An African's Anecdotes and Accoutrements
|It’s been a while since I updated this blog, much less visited any of my favourites. Life is getting in the way of writing, which isn’t necessarily a bad thing. Right now I just wish there were more hours in my day that the allotted twenty four!
I’ve just got back from a twelve day trip to Zimbabwe. Since the “Unity Government” was formed in February last year there have been plenty of positive changes, or maybe that’s just the way it seems to a nation that has been through HELL during the last decade or so. I was ecstatic to see a municipal vehicle repairing the potholed road outside our complex in Mount Pleasant, and my elated thumbs up to the workers busily tending to the damaged tar was well received. Our entire road is in a shocking condition, yet they only repaired the section outside our gates. When I remembered the Deputy Prime Minister lives just a few houses down from our residence I wondered if perhaps the municipality was fixing the wrong stretch of road... after all, we have what is probably the nicest entrance on the street! Maybe they thought our house belonged to the Deputy PM?
I also managed to finalise our return to Zimbabwe, mainly the issue of bringing back our Turkish household as returning residents. Both my husband and I have British passports, and this was supposedly an impediment to bringing back our household without paying duty. We’ve kept up our residency in Zimbabwe by returning annually, which turns out to have been the best thing we could have done. This makes us eligible for returning residency status, so we can bring back our household. Three different freight agencies gave us three different takes on our status. We’re using an agent who’s just helped friends of my brother’s on British passports return permanently from Dubai.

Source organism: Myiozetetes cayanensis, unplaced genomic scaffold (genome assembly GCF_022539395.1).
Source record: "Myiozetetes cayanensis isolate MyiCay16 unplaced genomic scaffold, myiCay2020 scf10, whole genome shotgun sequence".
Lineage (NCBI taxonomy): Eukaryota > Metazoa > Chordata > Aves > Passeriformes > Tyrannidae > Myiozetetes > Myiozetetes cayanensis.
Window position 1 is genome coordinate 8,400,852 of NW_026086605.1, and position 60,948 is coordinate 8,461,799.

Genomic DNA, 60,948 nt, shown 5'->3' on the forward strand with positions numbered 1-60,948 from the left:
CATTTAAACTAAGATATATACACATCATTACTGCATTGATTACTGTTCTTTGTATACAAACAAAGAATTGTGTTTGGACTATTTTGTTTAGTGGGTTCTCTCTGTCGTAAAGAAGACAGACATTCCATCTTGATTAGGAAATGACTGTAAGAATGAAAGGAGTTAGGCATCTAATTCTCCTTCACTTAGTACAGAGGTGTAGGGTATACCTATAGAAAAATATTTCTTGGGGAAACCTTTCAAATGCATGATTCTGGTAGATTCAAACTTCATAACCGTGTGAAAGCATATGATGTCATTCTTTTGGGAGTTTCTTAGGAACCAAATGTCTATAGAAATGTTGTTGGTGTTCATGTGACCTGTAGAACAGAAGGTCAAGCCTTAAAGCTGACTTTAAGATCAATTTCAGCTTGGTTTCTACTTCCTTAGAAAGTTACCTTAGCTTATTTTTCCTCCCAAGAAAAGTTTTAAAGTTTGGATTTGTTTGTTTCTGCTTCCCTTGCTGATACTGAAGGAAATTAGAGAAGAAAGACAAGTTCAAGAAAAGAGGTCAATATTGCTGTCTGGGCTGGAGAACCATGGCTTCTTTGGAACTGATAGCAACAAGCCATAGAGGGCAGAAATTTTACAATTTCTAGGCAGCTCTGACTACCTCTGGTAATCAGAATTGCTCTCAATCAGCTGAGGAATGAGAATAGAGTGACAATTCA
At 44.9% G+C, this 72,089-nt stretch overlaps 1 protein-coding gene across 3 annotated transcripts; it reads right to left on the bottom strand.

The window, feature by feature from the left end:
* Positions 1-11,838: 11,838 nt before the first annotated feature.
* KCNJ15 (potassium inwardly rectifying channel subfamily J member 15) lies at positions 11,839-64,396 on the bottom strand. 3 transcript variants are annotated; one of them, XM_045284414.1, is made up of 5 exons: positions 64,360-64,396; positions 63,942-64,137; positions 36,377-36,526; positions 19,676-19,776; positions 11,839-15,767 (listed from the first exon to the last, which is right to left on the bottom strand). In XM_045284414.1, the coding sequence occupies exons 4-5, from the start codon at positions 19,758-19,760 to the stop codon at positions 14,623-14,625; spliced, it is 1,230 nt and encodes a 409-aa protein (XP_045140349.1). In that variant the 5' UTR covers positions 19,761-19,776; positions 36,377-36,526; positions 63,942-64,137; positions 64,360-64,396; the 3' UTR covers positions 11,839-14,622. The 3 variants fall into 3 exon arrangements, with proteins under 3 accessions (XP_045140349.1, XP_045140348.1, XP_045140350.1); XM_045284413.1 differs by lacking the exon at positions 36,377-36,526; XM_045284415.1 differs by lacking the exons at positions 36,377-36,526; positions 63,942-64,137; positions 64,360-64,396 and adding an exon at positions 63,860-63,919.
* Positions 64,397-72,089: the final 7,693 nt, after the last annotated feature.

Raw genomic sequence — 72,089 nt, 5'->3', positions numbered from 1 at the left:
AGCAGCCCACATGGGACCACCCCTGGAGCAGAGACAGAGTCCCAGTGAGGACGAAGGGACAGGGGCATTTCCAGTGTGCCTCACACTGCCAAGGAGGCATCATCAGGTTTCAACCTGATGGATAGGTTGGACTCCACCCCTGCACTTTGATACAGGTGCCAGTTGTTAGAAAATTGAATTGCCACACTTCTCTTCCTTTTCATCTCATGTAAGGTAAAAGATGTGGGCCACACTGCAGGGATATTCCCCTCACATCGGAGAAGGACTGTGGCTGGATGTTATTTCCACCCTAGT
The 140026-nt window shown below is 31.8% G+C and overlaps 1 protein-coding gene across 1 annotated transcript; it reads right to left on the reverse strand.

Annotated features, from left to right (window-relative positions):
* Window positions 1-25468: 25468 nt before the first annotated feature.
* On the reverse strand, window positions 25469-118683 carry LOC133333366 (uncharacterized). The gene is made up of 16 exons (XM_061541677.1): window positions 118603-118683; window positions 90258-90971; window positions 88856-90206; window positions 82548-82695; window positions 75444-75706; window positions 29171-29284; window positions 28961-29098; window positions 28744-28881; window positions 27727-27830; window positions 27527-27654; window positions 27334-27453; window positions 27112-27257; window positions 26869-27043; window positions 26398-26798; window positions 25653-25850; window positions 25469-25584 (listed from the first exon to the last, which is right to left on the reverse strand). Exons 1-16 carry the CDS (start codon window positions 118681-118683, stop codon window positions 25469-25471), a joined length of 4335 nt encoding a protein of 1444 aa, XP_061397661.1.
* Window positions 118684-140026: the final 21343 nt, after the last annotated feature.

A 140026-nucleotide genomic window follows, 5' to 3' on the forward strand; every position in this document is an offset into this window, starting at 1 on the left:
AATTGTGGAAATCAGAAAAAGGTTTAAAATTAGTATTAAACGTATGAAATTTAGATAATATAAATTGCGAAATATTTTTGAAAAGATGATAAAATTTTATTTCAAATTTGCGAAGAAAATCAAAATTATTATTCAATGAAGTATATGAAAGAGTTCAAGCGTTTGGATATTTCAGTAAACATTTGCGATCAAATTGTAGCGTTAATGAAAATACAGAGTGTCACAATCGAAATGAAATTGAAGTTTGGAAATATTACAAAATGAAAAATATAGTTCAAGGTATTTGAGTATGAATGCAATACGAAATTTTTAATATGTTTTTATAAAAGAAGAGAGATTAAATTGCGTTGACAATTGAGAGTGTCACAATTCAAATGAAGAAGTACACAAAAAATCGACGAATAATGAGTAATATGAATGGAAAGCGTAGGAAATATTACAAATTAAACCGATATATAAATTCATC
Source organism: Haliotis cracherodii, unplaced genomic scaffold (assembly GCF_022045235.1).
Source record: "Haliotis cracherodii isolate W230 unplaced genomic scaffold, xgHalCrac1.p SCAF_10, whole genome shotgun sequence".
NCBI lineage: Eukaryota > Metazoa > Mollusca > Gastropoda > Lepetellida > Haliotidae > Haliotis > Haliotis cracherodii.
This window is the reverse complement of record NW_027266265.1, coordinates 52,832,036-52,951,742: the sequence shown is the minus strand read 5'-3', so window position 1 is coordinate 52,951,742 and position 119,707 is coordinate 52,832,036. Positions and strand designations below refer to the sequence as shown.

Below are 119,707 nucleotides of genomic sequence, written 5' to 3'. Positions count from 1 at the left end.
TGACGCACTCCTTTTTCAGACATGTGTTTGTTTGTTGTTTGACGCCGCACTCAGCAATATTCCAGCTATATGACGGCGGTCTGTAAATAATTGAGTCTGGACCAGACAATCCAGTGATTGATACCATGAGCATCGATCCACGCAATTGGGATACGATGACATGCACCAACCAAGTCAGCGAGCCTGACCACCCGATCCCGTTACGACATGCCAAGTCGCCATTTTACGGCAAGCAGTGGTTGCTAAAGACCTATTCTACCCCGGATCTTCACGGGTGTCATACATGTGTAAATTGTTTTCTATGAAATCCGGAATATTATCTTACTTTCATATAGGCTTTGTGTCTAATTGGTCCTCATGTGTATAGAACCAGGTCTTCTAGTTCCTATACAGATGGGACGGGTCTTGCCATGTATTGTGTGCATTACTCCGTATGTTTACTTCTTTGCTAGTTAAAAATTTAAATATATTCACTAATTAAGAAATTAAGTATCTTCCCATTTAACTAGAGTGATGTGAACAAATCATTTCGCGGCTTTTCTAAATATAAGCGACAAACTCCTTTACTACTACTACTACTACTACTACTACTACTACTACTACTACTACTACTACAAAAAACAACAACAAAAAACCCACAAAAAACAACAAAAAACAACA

A young family with two small children are now renting on of the houses in our complex, having returned to Zimbabwe after ten years abroad. Some people have said returning to Zimbabwe is easy for a childless, middle-aged couple like ourselves because we don’t have the future of our offspring to consider. A bit presumptuous, I feel, because I don’t think either of us is a selfish individual, so it’s nice to meet people with young children determined to return and build a life for their family back home in Zimbabwe.
Highlights of our visit: our Malawian family drove down to see us... spent a lovely 24 hours at Darwendale Dam with my brother’s family... my parents drove up from Bulawayo... lunch with four wonderful girlfriends, catching up with other friends and family members... and a great farewell dinner with some of my favourite people and our family. Oh, and starting the procedures that will see us going back to Africa.
The next seven weeks will be taken up with packing up our house so hopefully our container can arrive in Zimbabwe not too long after we go back for good. We’ve given notice to our landlady, so the wheels are set in motion... and we’ll be back home in Zimbabwe end of July.